is located at a distance of 58 km from Chennai. It is one of the most exciting
and memorable destinations with rich tradition history, piety and western
annals. It is one of the popular tourist places known for great architecture
much visible in its rock carvings and monolithic sculptures. It also has the
famous shore temple the only one to have survived the wrath of nature. Also
known as the Seven Pagodas (temples), six of them now lie drowned in the sea.
The architecture of the temples at Mahabalipuram are inspired by the Pallava Art
and were built during the period 830 - 1100 AD.
The history of Mahabalipuram dates back to two thousand
years it contains nearly forty monuments of different types including an "open
air bas relief" which is the largest in the world, for centuries it has been a
centre of pilgrimage, it figures in the early annals of the British search for
the picturesque in India in the 18th century, today it attracts shoals of
foreigners in search of relaxation and sea bathing, and most strange of all, it
has an atomic power plant for neighbour. A small library has been written on it.
Over its history and that of its monuments a number of scholarly controversies
rage. Mahabalipuram was already a centre of pilgrimage when, in the 7th century
Mamalla made it a seaport and began to make temples fashioned of rock. It was
through Mahabalipuram that many Indian colonists, who included sages and
artists, migrated to Southeast Asia. Sri Lanka's national chronicle, the
"Mahavamsa" testifies to this fact.
The proper name of the site is "Mamallapuram", after Mamalla, an honorific of
the Pallava king, Narasimha Varman I (630-668), who created the earliest of its
monuments. But it is popularly called "Mahabalipuram", or "The city of Bali",
whom Lord Vishnu chastised for his pride and of whom there is a relief in one of
the excavated temples here.
The Shore Temple -
The Shore Temple, beside the sea shore is a lovely temple, caressed by the sea water and the
wind. There is three-in-one abode of God, containing a Vishnu temple and two
Shiva temples. It is a visual delight, having wonderful architectural
masterpieces. There is sea on either side, having no limits to its extent.
Within the compound wall of this temple lies the pleasing sculptures of Nandi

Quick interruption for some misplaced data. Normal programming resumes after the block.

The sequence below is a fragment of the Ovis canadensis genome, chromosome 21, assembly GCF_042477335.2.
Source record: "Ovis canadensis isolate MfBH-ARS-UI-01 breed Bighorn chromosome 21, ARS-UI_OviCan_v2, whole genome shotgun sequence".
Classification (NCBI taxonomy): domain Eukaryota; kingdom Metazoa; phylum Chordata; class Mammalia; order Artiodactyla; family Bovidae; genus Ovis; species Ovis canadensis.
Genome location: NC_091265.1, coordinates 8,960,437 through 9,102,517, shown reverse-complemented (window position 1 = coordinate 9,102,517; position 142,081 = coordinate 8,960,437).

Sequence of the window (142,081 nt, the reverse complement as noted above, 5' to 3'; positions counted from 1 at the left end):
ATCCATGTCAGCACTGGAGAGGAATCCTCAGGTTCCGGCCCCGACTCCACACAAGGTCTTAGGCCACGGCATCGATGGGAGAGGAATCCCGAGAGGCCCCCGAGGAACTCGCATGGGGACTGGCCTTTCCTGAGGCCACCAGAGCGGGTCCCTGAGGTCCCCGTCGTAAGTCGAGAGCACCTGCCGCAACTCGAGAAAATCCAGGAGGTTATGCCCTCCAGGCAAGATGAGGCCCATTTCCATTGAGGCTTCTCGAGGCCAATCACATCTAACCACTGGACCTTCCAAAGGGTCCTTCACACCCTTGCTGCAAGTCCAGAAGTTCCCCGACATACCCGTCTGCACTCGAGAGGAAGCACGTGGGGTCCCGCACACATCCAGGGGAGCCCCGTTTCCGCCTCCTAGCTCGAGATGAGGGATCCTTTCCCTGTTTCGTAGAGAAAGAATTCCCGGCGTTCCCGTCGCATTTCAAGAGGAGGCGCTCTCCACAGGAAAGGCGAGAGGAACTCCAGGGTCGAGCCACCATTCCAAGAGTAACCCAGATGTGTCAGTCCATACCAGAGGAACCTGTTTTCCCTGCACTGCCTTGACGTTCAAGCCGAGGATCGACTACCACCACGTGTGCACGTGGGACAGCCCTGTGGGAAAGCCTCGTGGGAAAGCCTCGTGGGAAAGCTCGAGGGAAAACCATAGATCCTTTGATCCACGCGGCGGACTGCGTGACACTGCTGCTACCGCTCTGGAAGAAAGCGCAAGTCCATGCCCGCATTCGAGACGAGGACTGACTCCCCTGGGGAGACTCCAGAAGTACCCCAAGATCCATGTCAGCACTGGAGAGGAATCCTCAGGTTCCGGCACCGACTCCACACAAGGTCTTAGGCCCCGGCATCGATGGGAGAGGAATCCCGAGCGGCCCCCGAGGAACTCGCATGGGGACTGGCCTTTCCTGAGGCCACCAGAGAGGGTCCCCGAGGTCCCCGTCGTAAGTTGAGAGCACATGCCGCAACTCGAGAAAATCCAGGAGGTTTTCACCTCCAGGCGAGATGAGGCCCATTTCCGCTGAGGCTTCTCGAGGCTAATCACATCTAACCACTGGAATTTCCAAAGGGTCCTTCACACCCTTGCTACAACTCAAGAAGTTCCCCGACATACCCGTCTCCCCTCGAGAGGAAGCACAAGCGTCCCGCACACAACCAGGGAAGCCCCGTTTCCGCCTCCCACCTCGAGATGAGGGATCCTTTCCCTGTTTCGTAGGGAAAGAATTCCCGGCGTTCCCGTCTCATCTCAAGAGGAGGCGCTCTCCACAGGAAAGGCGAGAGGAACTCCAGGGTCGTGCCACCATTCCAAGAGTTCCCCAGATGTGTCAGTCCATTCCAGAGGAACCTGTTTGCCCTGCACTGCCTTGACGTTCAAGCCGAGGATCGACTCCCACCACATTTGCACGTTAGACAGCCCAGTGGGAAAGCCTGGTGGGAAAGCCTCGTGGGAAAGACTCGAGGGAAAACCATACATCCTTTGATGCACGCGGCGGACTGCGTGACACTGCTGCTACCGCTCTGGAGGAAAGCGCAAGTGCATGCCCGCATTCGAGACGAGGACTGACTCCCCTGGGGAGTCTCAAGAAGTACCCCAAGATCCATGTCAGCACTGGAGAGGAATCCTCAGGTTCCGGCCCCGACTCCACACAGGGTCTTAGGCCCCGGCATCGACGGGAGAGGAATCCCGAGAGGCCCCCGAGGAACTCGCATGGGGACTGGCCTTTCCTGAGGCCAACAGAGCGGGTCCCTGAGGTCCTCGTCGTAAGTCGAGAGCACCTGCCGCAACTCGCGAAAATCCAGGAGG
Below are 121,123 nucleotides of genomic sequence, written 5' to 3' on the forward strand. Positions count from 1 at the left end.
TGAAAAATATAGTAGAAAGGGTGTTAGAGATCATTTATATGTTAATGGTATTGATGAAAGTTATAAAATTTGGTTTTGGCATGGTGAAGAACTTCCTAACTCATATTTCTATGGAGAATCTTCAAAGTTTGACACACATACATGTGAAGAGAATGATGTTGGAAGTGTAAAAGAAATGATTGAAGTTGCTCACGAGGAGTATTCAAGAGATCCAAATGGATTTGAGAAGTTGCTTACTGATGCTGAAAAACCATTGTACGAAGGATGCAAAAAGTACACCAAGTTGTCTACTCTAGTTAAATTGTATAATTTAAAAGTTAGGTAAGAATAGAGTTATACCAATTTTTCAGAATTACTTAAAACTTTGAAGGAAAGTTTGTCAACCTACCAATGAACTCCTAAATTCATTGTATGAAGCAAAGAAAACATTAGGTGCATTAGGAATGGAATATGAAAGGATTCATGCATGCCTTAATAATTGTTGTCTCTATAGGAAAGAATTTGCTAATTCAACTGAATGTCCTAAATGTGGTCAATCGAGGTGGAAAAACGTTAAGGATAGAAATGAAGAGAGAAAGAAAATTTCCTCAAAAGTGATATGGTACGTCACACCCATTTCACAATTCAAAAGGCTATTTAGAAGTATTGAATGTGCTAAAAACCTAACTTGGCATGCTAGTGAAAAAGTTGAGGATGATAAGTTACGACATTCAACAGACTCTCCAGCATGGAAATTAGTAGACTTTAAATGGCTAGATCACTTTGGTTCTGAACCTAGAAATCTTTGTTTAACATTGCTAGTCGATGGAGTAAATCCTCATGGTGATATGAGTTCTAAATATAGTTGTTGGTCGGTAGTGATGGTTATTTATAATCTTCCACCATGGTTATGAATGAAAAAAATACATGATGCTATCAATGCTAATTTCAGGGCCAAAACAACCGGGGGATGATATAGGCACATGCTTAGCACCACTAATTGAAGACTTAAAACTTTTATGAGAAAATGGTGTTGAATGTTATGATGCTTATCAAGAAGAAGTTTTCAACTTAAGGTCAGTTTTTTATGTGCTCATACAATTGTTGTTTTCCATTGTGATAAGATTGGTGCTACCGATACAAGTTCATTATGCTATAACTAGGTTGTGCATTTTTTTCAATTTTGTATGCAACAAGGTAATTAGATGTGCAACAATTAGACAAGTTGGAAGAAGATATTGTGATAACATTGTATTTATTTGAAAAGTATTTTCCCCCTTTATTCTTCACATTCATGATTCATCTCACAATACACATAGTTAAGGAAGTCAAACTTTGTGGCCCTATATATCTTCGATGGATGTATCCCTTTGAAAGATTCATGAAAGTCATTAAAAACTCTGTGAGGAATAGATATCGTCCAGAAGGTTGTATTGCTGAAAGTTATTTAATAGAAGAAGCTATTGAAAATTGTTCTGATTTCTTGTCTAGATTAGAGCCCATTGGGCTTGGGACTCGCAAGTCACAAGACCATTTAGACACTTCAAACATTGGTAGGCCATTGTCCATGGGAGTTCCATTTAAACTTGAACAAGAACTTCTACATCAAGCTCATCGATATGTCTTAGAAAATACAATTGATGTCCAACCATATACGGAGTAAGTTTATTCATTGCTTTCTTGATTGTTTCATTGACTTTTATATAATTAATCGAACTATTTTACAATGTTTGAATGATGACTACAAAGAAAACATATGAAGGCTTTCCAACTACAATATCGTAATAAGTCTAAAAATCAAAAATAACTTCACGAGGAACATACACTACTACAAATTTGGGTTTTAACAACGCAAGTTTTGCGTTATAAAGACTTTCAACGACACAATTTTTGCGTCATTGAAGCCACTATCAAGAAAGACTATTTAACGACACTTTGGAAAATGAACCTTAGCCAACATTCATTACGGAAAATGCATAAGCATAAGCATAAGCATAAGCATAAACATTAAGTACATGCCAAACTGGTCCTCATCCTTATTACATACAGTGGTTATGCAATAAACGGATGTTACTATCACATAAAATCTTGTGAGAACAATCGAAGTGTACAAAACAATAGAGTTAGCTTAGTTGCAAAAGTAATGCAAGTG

the bull while the figure of Vishnu is present in the sanctum sanctorum.
The Varaha Caves - The Varaha
Cave is a small rock-cut mandapam (hall). Here one can find the incarnations of
Vishnu-Varaha (boar) and Vamana (dwarf). The four panels of Pallava doorkeepers
are the most important and famous. The Dharmaraja Cave, built in the early
seventh century, consists three empty shrines. The Mahisasurmardini Cave
(mid-seventh century) has fine bas-reliefs on its panels of imperishable beauty.
The Somaskanda sculpture here represents peace, power, and wisdom. Here Lord
Vishnu is shown in omniscient repose in a masterpiece of dhwani (the art of
suggestion). There's also a huge theatrical panel showing, Goddess Durga's fight
with the demon Mahishasura. The Tiger Cave is about 5 km north of Mahabalipuram,
which is a rock-cut shrine, dating back to 7th century.
The Rathas are a group of structures placed at the southern extreme of Mahabalipuram. They are
situated amidst Casuarina trees. There are Pancha Pandava Rathas, which are five
in numbers. Among these five, four are carved out of a single rock, while the
fifth on the west is scooped out from a small rock. The complex consists of
square Draupadi and Arjuna Rathas, the linear Bhima Ratha, the taller Dharamraja
Ratha and the niche Nakula-Sahadeva Ratha.
Krishna Mandapam -
The Krishna Temple is a rock-cut temple and is one of the first in Mahabalipuram. The
walls of the temples describe scenes of reverend life, one of the pictures here
shows Lord Krishna lifting the Govardhan Hill on his fingertips to protect his
people from Indra.